Saddle Up is our semi-daily preview of the night's best basketball action.
Cincinnati at No. 10 Louisville, 7 p.m. ET, ESPN
Did you jump off the Louisville bandwagon? It's OK to admit it. After all, those three straight losses in late January -- falling apart late and failing to protect home court against Syracuse, following it up with a lackluster performance at Villanova, looking truly ugly against Georgetown (before we knew just how good Georgetown was) -- were at least worth considering. They had some of you shaken. And what about that five-overtime loss at Notre Dame? Sure, sure, you lose in five overtimes, a deep sub who doesn't play a minute of regulation (Garrick Sherman) scores 17 points on you after the opponent's star forward fouls out, and you sort of have to admit that maybe it just wasn't your night. But Russ Smith's performance in that game did happen, those horrible decisions replaying over and over, and if on Sunday, Feb. 9 you were suddenly disinclined to trust the Cardinals with something so important as your Final Four bracket, you could be forgiven.
All of that concern, valid though it may have been at the time, is starting to look a little silly now. Louisville got right after the loss in South Bend, thanks in no small part to a schedule that went St. John's, South Florida, Seton Hall and DePaul, a veritable sample platter of some of the Big East's worst teams. That allowed the Cardinals to rebuild some confidence, if that was even a problem in the first place. At the very least it allowed Smith & Co. to shake off the gross aftermath of that loss to the Irish and plow forward toward bigger and more important goals.
After Saturday's ugly but wholly impressive win at Syracuse, I think we can all evaluate the Cardinals sanely once more. If you thought Louisville was a national title favorite in October, you shouldn't change your opinion now. This is the team you signed up for: a great defensive squad (the nation's No. 1 adjusted efficiency defense pretty much all year, a stifling group on the perimeter backed up by an elite shot-blocker and rebounder in Gorgui Dieng), a hit-or-miss offensive outfit, a quirky and off-kilter star guard (Smith) and a coach as good as any in the country, who always seems to have something up his sleeve. If Cincinnati is to spring this upset tonight, its only real hopes rest in trying to: (a) guard and (b) not allow Smith and Peyton Siva to force steals, which is the one offensive thing Cincinnati has really done well throughout Big East play. But it appears Louisville is absolutely who we thought they were, and this being March, they are not a team you want to play anywhere -- the Carrier Dome, its own building, Madison Square Garden, you name it.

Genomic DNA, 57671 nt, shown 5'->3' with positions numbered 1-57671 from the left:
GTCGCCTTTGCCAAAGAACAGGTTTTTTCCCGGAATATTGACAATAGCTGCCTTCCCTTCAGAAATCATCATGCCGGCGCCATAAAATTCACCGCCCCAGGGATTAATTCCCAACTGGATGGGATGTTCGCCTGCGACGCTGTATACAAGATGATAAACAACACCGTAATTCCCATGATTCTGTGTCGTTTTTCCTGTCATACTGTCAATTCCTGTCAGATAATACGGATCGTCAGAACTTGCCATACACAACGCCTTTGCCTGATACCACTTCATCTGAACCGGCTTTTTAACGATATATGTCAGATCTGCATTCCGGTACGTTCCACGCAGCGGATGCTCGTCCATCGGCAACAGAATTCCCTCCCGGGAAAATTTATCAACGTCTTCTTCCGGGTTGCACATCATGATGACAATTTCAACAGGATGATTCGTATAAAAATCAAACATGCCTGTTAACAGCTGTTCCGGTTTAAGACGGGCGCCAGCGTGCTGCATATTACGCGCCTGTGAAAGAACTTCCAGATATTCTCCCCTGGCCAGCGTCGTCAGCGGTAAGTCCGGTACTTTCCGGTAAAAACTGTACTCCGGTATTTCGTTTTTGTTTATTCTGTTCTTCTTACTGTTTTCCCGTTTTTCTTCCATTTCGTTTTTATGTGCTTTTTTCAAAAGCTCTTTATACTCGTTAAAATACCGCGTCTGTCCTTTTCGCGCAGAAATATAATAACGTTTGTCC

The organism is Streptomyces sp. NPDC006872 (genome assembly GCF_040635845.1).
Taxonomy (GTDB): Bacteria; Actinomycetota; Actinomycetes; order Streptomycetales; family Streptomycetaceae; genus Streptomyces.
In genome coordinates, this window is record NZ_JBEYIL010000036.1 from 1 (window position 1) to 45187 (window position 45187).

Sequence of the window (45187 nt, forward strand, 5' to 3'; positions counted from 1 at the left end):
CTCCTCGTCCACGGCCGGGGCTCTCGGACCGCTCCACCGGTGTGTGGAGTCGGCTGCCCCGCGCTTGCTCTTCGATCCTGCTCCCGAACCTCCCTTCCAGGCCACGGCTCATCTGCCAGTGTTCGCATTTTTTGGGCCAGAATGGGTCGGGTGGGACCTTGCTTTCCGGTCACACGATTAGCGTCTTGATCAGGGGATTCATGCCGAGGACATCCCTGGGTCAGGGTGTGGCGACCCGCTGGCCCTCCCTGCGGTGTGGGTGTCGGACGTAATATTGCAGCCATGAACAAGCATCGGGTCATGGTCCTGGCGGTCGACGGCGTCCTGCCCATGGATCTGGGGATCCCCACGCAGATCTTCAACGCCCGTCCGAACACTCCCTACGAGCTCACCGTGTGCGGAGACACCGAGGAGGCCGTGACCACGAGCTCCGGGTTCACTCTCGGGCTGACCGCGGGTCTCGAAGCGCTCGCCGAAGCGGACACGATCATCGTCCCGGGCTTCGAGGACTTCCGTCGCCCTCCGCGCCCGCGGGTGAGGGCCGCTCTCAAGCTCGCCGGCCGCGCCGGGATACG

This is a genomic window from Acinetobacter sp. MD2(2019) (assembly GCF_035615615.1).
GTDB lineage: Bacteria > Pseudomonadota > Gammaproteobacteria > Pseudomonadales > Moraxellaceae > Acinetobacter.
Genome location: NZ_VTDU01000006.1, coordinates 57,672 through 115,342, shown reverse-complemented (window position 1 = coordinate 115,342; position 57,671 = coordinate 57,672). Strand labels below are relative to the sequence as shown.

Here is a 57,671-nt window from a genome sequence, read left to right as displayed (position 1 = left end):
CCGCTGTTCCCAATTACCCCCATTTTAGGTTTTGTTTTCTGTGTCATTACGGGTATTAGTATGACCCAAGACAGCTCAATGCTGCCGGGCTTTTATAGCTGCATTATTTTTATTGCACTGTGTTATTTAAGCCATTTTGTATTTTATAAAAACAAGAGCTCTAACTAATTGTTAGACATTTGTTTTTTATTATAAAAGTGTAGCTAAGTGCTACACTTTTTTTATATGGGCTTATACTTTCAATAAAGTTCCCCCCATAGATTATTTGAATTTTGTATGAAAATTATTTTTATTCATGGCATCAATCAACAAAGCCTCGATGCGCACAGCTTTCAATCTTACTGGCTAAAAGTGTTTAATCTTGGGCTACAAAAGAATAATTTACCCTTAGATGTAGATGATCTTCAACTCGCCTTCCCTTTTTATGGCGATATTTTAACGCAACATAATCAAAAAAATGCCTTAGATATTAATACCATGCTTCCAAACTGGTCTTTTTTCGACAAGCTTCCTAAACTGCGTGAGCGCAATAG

Baylor at Texas, 9 p.m. ET, ESPN
One of these teams is 5-11 in its league, 13-16 overall, barely ranked inside Ken Pomeroy's top 100 (No. 97, to be exact) and scoring only 0.97 points per possession in Big 12 play. The other is 17-12, 8-8 in the Big 12, and itself only narrowly cracking the point-per-trip barrier (1.03) in league play. And this is undoubtedly the most fascinating game of the night.
Don't get me wrong: That is not meant as an insult to Cincinnati-Louisville or the rest of the selective Monday night slate (OK, maybe Texas Tech-Kansas, just a little bit). It's actually pretty straightforward. It's about Baylor, and the chance to see how the Bears respond when they're cornered with their season on the line.
It is the final week of the regular season, and Baylor is currently nestled among Joe Lunardi's first four out. The Bears are, put simply, fighting for their tournament lives. They're doing so after one of the most heartbreaking and brutal losses you'll ever see (and probably have already, numerous times). In short, Baylor's last-second (literally) baseline inbounds was overthrown the full length of the court without (according to the referees) being touched by any player. It resulted in a Kansas State baseline takeover, which resulted in a wide-open shot for Rodney McGruder, which resulted, of course, in a last-second Kansas State win.
Other than the Jayhawks, you can't do much better in the Big 12 than beating the Wildcats; their NCAA tournament profile is pretty stellar. And Baylor had its chance, and it missed it -- and missed it in one of the most spectacular ways possible.
Now Baylor has to essentially pretend like Saturday never happened and get it together in time to hold off a Texas team that is no easy out with star guard Myck Kabongo back in the building. A loss at Texas would be a bad one, RPI-wise. It certainly wouldn't be résumé-neutral, even if the committee takes into account (and it will) Kabongo's return.
And Saturday was just two days ago. There has been no time for rest and recuperation and orange slices, let alone the deep psychological arthroscopy required to pluck out whatever scar tissue remains from losing like that barely 48 hours ago. It is not unfair to say that this game will be the deciding moment in Baylor's season -- the moment it bucked up and pressed ahead, or the moment it folded from the stress. Not bad for a nondescript conference game between two teams with 13 combined conference wins, huh?